“Be still, and know that I am God, I will be exalted among the nations,      I will be exalted in the earth!” The  Lord  of hosts is with us;the God of Jacob is our fortress.  -Psalm 46:10-11   This year we are entering the season of Lent in a somewhat precarious global situation. While we can never be certain what is to come, the present circumstances capture our imaginations and inflame our anxieties in ways that can be overwhelming and emotionally charged. It is very important for our mental, physical, and spiritual well-being to set aside time to be still and remember God’s power and presence in this world.  I do not often give specific directives relative to Lenten practice. I typically offer general encouragements and reminders to reflect on the activities or absence of activities in your life that may cause you to feel separated from God. Rarely has anyone told me that chocolate genuinely has a negative effect on their spiritual life. Lenten discipline is not merely about doing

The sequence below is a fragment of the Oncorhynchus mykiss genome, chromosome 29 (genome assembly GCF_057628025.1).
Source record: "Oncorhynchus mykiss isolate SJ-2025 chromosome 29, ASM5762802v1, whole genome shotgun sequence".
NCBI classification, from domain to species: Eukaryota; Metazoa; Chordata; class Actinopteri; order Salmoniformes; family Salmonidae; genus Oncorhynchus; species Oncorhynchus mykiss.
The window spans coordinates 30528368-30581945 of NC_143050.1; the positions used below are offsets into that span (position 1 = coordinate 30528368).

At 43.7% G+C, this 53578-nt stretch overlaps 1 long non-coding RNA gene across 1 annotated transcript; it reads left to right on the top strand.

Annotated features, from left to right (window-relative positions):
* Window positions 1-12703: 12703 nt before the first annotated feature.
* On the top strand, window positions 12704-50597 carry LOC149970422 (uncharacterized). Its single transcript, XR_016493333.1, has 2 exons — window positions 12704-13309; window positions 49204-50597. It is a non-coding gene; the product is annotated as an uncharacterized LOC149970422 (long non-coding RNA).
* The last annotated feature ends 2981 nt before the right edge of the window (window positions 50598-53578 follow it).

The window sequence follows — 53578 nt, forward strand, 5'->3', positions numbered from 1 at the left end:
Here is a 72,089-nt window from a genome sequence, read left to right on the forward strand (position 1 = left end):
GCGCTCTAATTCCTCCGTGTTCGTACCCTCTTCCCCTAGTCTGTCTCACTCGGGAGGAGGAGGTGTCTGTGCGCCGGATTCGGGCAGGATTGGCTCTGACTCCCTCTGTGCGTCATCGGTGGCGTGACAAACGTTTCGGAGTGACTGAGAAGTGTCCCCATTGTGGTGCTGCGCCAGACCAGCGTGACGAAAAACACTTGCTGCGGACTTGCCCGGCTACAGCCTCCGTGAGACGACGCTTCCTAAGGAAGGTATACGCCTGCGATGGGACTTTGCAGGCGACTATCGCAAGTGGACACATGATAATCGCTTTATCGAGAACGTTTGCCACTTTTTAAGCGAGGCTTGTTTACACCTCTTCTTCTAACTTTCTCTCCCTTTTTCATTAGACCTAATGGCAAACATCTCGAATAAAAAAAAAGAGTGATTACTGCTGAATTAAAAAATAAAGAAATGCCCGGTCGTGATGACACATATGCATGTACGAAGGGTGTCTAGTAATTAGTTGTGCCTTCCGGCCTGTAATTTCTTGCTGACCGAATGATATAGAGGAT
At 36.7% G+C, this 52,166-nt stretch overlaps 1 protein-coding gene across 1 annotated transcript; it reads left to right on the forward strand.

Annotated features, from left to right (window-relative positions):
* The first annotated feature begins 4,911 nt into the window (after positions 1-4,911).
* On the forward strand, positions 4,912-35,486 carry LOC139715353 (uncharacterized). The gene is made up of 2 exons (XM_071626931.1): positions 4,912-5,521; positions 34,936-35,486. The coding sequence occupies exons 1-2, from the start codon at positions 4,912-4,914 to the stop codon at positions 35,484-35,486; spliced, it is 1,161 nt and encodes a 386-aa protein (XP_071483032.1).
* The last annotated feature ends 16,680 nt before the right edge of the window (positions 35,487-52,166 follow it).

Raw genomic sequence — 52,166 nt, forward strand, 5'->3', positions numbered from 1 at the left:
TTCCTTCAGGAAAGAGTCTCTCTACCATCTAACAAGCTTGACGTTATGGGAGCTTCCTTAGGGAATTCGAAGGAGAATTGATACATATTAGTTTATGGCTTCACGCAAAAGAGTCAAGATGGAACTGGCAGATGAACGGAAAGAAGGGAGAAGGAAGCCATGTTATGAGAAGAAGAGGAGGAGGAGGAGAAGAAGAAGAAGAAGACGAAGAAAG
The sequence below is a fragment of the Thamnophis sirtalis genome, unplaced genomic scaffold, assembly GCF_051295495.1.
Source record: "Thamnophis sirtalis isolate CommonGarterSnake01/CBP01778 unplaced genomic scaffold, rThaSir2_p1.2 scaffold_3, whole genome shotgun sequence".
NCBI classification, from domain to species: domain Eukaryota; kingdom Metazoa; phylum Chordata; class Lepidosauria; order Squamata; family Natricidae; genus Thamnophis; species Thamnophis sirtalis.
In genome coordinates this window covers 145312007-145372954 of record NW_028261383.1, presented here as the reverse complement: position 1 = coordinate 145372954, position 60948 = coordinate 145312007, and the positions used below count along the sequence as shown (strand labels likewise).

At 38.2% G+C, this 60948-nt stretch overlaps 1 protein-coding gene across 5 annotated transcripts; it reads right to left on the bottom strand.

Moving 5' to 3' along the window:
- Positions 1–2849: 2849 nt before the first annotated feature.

The Politics of Good News

Transfiguration Sunday: Year C: Exodus 34:29-35; Psalm 99; 2 Corinthians 3:12--4:2; Luke 9:28-36    "Keep the Bible in one hand and the newspaper in the other."  - Karl Barth, German theologian (1886-1968) It has never escaped my attention that people do not like sermons that they perceive to be political. Furthermore, many people come to church, hoping for a break from the endless news cycle and its doom, gloom, and overwhelming encroachment on peace of mind and heart. Desperate for good news, when these people come to church, they implore the pastor to stay away from politics or news, just preach the gospel.  What is that gospel, exactly? Does this mean a desire to hear the story of Jesus welcoming the children over and over, with no assessment as to why the disciples tried to keep the children away or how children were treated in that society? Does it mean to only proclaim the stories of healing and ignore how the sick were marginalized and shut out from the benefits of th

At What Cost?